Zero trust security is the concept that companies and organizations should verify absolutely everything trying to connect to the system before being granted access.

In other words, it truly does mean trust absolutely no one, and the more sophisticated cybercriminals are becoming, the more organizations are being forced to turn to the zero trust security model by only granting users access to systems once absolute trust has been established.

This means that companies will be applying far more rigorous authentication measures and further requiring users to verify themselves through several layers of credentials.  It’s also likely that companies will be turning to managed security providers as well to effectively augment their online security.

What Are Some Cyber Security Tips You Can Follow?

What can you do to prevent yourself or your company from falling victim to a cybersecurity breach and all the headaches, struggles and problems that will be associated with it?

  1. Get faster internet speed. Hackers are able to hack because they were faster. They got into your computer or the password screen between the last letter of your password and when you hit enter. This is where they are getting information from. Along these lines, artificial intelligence or machine learning should also be able to out pace the hackers and prevent cyberattacks in the future. In the meantime, getting faster internet will help prevent the attackers from getting in.
  2. Create levels and zones of security within a site or app. Just like normal ‘security,’ you need to be aware of where attacks can come from and how one thing can lead to something else being breached. You need to make sure that you are zoning areas off and creating firewalls that do not allow all information to be breached at the same time.
  3. Comply with GDPR requirements. GDPR has set up guidelines and requirements of disclosure for any and all stored information. This stored information is called cookies and allows for faster loading speeds, since the website or app does not require you to input information each time you access it. However, more than a disclosure for stored info, you need to make sure that you ARE properly storing and saving confidential and sensitive information. If it is found that your site or app does not protect your users, there will be heavy fines leveled against you.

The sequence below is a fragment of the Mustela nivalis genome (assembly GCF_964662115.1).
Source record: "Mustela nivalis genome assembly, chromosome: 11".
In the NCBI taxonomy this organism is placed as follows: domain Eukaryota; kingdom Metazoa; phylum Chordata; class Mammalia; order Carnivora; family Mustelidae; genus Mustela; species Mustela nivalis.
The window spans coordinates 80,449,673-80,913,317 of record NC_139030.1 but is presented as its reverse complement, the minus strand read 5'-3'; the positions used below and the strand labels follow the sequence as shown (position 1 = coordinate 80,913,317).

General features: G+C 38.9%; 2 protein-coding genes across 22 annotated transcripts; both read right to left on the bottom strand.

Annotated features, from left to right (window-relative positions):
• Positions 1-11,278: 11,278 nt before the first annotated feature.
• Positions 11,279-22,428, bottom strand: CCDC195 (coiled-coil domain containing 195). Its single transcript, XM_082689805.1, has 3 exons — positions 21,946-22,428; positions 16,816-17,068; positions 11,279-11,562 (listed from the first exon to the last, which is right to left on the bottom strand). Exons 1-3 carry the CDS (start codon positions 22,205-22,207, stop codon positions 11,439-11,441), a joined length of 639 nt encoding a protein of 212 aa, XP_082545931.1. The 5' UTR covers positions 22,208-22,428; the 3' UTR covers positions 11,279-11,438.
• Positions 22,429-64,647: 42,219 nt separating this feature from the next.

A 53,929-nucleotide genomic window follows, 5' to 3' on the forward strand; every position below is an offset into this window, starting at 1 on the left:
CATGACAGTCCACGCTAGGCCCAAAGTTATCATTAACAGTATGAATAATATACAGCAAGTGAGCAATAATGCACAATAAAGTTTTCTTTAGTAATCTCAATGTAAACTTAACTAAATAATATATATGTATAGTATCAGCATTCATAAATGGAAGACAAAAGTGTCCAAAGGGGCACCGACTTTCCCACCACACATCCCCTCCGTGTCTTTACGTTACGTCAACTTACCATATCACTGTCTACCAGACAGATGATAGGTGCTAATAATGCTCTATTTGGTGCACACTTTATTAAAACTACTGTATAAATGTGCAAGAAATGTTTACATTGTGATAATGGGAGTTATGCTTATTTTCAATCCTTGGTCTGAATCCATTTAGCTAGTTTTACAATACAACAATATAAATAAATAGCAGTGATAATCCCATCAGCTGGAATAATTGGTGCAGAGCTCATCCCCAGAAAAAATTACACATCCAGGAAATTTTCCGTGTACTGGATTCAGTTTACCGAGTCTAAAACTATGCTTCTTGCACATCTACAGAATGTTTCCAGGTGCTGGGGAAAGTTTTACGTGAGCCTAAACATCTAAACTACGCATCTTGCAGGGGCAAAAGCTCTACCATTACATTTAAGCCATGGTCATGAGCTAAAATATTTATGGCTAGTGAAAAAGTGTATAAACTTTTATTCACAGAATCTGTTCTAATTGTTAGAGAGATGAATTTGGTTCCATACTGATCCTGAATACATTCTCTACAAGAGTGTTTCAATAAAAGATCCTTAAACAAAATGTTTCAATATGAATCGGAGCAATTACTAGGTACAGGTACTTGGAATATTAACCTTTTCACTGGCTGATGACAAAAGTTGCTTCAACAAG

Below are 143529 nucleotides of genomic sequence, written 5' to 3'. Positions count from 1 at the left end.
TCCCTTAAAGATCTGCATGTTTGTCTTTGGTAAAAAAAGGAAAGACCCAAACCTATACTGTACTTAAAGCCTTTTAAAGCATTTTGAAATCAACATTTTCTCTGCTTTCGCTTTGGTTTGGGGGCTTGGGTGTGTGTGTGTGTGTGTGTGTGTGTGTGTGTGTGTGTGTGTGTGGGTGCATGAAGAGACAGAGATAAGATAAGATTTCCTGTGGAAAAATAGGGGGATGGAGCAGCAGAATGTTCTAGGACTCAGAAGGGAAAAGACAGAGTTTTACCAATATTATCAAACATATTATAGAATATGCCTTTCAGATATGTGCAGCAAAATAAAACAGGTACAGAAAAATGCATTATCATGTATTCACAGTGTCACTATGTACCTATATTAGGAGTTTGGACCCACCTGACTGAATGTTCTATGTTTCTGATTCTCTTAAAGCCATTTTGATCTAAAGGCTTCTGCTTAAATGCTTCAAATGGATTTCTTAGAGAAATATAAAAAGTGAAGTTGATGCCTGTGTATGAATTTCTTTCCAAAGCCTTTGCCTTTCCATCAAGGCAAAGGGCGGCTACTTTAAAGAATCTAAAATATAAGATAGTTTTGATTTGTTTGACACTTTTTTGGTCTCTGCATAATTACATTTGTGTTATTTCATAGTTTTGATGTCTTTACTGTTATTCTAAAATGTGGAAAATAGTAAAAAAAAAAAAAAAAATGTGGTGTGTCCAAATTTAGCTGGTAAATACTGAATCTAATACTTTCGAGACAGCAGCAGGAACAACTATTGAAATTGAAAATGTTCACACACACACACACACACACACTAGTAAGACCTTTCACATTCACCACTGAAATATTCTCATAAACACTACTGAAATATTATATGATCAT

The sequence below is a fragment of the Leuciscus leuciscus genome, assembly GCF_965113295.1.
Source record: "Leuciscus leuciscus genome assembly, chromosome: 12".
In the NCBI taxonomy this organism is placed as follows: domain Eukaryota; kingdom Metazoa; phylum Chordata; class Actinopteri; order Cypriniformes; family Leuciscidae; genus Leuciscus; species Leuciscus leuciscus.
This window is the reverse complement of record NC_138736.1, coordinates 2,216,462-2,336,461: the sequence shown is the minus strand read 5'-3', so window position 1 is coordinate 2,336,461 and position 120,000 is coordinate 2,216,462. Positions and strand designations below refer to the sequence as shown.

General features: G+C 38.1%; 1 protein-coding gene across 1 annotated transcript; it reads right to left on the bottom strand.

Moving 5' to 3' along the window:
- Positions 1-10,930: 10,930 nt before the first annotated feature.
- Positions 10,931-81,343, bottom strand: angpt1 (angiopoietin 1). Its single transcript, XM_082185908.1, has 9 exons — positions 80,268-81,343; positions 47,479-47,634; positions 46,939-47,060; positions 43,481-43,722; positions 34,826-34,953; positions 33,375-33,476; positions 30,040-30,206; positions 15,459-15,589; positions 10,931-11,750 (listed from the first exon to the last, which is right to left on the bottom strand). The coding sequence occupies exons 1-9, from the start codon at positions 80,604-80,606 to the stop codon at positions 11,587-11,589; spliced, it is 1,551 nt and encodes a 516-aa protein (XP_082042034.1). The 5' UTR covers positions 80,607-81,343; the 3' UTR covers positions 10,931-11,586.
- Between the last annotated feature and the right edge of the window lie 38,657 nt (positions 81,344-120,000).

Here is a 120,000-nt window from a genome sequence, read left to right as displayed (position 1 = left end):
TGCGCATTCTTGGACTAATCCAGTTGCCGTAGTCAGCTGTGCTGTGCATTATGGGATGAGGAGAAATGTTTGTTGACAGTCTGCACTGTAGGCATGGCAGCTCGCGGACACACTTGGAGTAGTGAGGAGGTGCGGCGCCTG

For reference, the GDPR stands for General Data Protection Regulation. It was implemented by the members of the European Union (EU) on May 25th of 2018, and is designed to give citizens of the EU greater control over their personal data. The GDPR redefines what personal data is, and what it isn’t, and sets strict rules in place for how businesses are able to gather data from customers (for example, the regulation requires all businesses to obtain explicit consent from EU customers before gathering any data from them).
  4. Use artificial intelligence. Being able to work a computer against a human to prevent cyberattacks is one of the best uses of artificial intelligence. A computer can create, change and adapt faster than the incoming danger of a hacker. As such, it is a good idea to create more secure internet and passwords; just let the computer do it for you.
  5. Be up front about security breaches. Data breaches can happen fairly often. The biggest concern is whether confidential information was breached and used. If this happens, the people whose information was taken need to immediately be made aware of the situation and what steps the company is doing to fix the problem and get the information off the web again.
  6. Grow your skills and awareness in cybersecurity. There is currently a shortage of skilled people who can take on these attacks. Even if you do not chose to make a career out of preventing cyberattacks, it is always a good idea to learn more how serious a cyberattack can be. Finding books at the library, taking courses or talking to people who design and build apps and websites can help you know what to be on the look out for.
  7. Watch Out For Security Leaks On IoT. Make sure your apps and patches are up to date and are not allowing securities breaches. Try not to store card or personal information within your apps or websites. Do not share your mobile devices with others, unless it is someone who already has your banking information (like a spouse). Change your passwords frequently, and do NOT use the same password over multiple logins.

As you can see, there is a lot to consider to make sure that you, your company and your clients are well protected. It is best to always be cautious, remembering that sometimes cyberattacks can be prevented by paying attention to changes or problems early on.